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Impacts of Outdoor Environmental Education on Teacher Reports of Attention, Behavior, and Learning Outcomes for Students with Emotional, Cognitive, and Behavioral Disabilities.
Volume 3 Article 46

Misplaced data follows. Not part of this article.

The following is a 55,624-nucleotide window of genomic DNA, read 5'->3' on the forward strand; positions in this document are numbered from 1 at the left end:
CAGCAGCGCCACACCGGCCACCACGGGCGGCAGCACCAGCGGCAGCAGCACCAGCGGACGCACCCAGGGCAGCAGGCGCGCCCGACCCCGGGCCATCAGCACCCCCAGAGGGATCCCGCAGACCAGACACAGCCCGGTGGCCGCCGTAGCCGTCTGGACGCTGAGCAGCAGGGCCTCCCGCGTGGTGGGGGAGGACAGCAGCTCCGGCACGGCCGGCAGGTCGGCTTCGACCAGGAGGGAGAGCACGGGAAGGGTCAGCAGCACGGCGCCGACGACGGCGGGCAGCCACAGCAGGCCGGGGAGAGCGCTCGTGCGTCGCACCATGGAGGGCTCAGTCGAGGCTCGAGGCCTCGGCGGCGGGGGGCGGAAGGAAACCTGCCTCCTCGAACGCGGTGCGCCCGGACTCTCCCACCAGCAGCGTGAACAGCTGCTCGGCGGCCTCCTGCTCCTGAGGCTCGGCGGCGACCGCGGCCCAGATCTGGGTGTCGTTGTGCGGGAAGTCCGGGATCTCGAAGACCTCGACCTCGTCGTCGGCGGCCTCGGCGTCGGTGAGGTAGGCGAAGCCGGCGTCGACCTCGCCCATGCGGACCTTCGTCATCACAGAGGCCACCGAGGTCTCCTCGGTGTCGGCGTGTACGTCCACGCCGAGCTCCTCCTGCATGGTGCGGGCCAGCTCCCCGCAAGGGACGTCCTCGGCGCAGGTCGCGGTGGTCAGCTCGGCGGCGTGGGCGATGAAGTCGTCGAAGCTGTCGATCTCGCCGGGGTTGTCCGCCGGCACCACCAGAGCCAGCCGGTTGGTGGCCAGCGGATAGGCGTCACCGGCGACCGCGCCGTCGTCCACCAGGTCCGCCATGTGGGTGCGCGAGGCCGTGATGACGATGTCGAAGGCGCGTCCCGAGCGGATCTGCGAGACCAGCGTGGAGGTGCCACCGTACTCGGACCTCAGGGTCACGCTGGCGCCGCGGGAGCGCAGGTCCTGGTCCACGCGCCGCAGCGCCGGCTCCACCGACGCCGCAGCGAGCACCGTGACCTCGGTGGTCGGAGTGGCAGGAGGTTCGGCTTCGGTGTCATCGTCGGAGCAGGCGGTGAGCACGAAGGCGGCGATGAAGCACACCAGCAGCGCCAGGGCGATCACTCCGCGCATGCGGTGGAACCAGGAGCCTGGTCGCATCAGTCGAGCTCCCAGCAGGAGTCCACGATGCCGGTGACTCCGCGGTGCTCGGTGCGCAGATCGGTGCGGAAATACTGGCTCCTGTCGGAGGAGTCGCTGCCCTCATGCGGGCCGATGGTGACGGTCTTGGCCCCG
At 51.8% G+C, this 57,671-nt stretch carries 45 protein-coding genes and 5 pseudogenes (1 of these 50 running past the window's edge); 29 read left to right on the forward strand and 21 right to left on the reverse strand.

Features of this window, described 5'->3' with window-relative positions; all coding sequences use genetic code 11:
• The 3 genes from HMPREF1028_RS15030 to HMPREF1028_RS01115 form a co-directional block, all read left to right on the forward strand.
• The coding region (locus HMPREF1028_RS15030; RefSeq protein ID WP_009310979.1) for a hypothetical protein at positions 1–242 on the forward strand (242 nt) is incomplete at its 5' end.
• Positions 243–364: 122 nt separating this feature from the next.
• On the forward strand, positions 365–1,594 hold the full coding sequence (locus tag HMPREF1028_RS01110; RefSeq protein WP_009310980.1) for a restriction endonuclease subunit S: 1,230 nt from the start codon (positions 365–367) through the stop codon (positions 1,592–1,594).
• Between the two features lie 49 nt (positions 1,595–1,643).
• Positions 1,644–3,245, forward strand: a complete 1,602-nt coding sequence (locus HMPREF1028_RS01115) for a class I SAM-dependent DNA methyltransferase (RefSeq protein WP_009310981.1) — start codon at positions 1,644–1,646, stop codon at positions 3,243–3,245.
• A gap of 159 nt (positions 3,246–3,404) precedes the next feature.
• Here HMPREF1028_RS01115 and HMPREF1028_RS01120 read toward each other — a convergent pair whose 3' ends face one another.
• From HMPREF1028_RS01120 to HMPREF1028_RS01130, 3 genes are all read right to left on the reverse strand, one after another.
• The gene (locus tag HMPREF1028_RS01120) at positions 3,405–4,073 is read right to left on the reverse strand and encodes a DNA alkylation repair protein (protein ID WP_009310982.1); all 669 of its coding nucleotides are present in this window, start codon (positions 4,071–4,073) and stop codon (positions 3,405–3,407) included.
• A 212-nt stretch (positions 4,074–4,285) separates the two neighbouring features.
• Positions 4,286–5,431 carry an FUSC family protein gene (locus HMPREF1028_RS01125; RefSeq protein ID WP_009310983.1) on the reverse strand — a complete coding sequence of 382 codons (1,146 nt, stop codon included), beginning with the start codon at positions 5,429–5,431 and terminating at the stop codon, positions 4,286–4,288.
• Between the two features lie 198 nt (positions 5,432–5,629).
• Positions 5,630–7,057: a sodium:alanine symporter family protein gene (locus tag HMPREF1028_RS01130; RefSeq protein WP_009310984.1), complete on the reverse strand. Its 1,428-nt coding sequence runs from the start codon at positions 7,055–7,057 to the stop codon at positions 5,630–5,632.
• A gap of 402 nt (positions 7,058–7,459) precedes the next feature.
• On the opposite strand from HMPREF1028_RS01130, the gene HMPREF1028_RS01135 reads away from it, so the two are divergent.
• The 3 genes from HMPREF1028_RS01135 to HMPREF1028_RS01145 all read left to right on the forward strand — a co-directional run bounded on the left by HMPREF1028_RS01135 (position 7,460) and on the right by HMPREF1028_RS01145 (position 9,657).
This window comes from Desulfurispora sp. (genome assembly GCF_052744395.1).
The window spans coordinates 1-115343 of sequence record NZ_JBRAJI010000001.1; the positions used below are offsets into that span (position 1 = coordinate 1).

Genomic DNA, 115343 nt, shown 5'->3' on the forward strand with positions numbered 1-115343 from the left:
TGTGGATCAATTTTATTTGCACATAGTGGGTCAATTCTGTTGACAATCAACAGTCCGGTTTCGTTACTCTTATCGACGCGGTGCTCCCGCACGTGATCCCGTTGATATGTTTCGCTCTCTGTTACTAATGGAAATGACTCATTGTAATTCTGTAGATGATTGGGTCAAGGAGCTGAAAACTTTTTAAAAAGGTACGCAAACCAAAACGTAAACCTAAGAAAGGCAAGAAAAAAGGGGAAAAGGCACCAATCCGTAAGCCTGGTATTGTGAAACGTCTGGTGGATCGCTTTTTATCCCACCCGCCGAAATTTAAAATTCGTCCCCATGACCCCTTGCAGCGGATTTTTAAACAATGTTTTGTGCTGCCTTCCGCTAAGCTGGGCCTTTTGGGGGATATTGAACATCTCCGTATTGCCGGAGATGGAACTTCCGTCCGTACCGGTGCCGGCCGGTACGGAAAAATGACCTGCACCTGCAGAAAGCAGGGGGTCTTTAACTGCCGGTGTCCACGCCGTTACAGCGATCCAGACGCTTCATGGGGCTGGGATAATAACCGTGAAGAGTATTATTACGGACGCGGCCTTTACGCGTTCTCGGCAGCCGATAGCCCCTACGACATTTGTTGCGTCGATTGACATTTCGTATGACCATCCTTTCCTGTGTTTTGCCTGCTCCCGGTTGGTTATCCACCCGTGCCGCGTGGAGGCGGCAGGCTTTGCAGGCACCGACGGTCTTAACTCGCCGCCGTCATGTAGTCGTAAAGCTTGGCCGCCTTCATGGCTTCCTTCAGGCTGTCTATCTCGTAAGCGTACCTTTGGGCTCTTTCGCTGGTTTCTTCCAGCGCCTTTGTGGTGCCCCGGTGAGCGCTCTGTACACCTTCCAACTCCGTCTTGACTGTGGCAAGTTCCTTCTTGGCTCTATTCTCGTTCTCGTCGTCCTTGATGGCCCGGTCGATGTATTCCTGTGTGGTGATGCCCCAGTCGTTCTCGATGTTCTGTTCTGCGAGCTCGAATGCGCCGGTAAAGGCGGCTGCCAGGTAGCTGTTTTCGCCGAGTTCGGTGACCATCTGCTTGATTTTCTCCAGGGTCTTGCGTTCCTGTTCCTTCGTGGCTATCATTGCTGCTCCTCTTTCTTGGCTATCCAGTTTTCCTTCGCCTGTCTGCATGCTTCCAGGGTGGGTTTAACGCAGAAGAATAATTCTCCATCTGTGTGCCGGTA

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There are over 4 million students with reported emotional, cognitive, and behavioral disabilities (ECBD) in the United States. Teachers most frequently situate instruction inside, however, outdoor environmental education (EE) can improve academic and affective outcomes for many students, including students with ECBD. In North Carolina, U.S.A., an EE program utilizes outdoor science instruction for fifth-grade students. The program takes place over four to 10 full-school days across the year, and instruction occurs in both schoolyards and natural areas. The program aligns outdoor EE with state and national science education standards. Using a quasi-experimental design, the present study examined the impacts of the program on indicators of ECBD (e.g., student behavior, attention span), science efficacy, nature of science, and academic achievement for students with ECBD. We measured these factors using online surveys from both students identified with ECBD and their classroom teachers, as well as students with ECBD from matched control schools and their respective teachers. Students in both treatment (n = 99) and control (n = 62) classrooms took the survey two times over the school year. Quantitative data revealed teachers perceived students had significantly improved attention spans and decreased disruptive behaviors when learning outdoors. Students in the treatment group maintained measures of nature of science, science efficacy and science grades, keeping in line with their peers in the control group. We supplemented survey data with teacher interview data about their impressions of the outdoor program and the experiences of their students identified with ECBD. Teacher interview responses supported quantitative findings. These findings indicate that outdoor EE has the potential to be at least as effective a method for science instruction as classroom teaching, and in the case of addressing indicators of ECBD, outdoor EE may be a successful strategy for student learning.
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